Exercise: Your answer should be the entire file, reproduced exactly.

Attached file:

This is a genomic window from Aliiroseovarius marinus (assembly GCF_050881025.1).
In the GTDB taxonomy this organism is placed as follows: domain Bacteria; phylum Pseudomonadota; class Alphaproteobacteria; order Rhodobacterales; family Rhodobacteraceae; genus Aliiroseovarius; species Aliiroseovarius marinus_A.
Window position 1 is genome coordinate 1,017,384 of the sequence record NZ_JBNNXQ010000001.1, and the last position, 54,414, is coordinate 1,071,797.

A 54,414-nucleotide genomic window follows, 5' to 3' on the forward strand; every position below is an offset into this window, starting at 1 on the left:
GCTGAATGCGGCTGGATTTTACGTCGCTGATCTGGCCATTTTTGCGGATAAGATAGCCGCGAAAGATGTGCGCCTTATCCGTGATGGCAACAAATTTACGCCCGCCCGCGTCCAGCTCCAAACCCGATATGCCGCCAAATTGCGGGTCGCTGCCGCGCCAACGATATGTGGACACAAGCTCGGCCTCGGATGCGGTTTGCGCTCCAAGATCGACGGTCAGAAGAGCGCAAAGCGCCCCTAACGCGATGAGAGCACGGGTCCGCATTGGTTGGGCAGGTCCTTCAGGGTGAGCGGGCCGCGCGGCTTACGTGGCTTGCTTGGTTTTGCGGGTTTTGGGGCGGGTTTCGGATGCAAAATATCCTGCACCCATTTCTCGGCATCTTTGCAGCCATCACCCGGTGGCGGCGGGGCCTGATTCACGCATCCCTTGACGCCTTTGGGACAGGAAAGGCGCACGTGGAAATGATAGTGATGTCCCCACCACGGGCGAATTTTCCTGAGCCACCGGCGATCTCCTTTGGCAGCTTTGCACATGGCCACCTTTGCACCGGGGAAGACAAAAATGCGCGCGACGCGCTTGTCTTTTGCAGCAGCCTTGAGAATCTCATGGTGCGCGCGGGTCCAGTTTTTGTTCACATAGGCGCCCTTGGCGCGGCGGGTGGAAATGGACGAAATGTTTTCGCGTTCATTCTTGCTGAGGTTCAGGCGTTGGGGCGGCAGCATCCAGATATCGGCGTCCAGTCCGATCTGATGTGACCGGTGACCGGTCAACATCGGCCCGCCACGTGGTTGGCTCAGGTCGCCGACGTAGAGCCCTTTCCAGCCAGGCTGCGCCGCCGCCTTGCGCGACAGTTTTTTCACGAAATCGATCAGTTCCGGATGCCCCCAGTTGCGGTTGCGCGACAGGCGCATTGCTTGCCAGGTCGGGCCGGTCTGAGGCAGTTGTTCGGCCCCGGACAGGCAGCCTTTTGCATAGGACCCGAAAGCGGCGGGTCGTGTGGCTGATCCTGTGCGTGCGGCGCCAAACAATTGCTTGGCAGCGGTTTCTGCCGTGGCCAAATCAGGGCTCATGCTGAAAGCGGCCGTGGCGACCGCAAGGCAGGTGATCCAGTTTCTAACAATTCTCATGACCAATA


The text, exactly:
This is a genomic window from Aliiroseovarius marinus (assembly GCF_050881025.1).
In the GTDB taxonomy this organism is placed as follows: domain Bacteria; phylum Pseudomonadota; class Alphaproteobacteria; order Rhodobacterales; family Rhodobacteraceae; genus Aliiroseovarius; species Aliiroseovarius marinus_A.
Window position 1 is genome coordinate 1,017,384 of the sequence record NZ_JBNNXQ010000001.1, and the last position, 54,414, is coordinate 1,071,797.

A 54,414-nucleotide genomic window follows, 5' to 3' on the forward strand; every position below is an offset into this window, starting at 1 on the left:
GCTGAATGCGGCTGGATTTTACGTCGCTGATCTGGCCATTTTTGCGGATAAGATAGCCGCGAAAGATGTGCGCCTTATCCGTGATGGCAACAAATTTACGCCCGCCCGCGTCCAGCTCCAAACCCGATATGCCGCCAAATTGCGGGTCGCTGCCGCGCCAACGATATGTGGACACAAGCTCGGCCTCGGATGCGGTTTGCGCTCCAAGATCGACGGTCAGAAGAGCGCAAAGCGCCCCTAACGCGATGAGAGCACGGGTCCGCATTGGTTGGGCAGGTCCTTCAGGGTGAGCGGGCCGCGCGGCTTACGTGGCTTGCTTGGTTTTGCGGGTTTTGGGGCGGGTTTCGGATGCAAAATATCCTGCACCCATTTCTCGGCATCTTTGCAGCCATCACCCGGTGGCGGCGGGGCCTGATTCACGCATCCCTTGACGCCTTTGGGACAGGAAAGGCGCACGTGGAAATGATAGTGATGTCCCCACCACGGGCGAATTTTCCTGAGCCACCGGCGATCTCCTTTGGCAGCTTTGCACATGGCCACCTTTGCACCGGGGAAGACAAAAATGCGCGCGACGCGCTTGTCTTTTGCAGCAGCCTTGAGAATCTCATGGTGCGCGCGGGTCCAGTTTTTGTTCACATAGGCGCCCTTGGCGCGGCGGGTGGAAATGGACGAAATGTTTTCGCGTTCATTCTTGCTGAGGTTCAGGCGTTGGGGCGGCAGCATCCAGATATCGGCGTCCAGTCCGATCTGATGTGACCGGTGACCGGTCAACATCGGCCCGCCACGTGGTTGGCTCAGGTCGCCGACGTAGAGCCCTTTCCAGCCAGGCTGCGCCGCCGCCTTGCGCGACAGTTTTTTCACGAAATCGATCAGTTCCGGATGCCCCCAGTTGCGGTTGCGCGACAGGCGCATTGCTTGCCAGGTCGGGCCGGTCTGAGGCAGTTGTTCGGCCCCGGACAGGCAGCCTTTTGCATAGGACCCGAAAGCGGCGGGTCGTGTGGCTGATCCTGTGCGTGCGGCGCCAAACAATTGCTTGGCAGCGGTTTCTGCCGTGGCCAAATCAGGGCTCATGCTGAAAGCGGCCGTGGCGACCGCAAGGCAGGTGATCCAGTTTCTAACAATTCTCATGACCAATA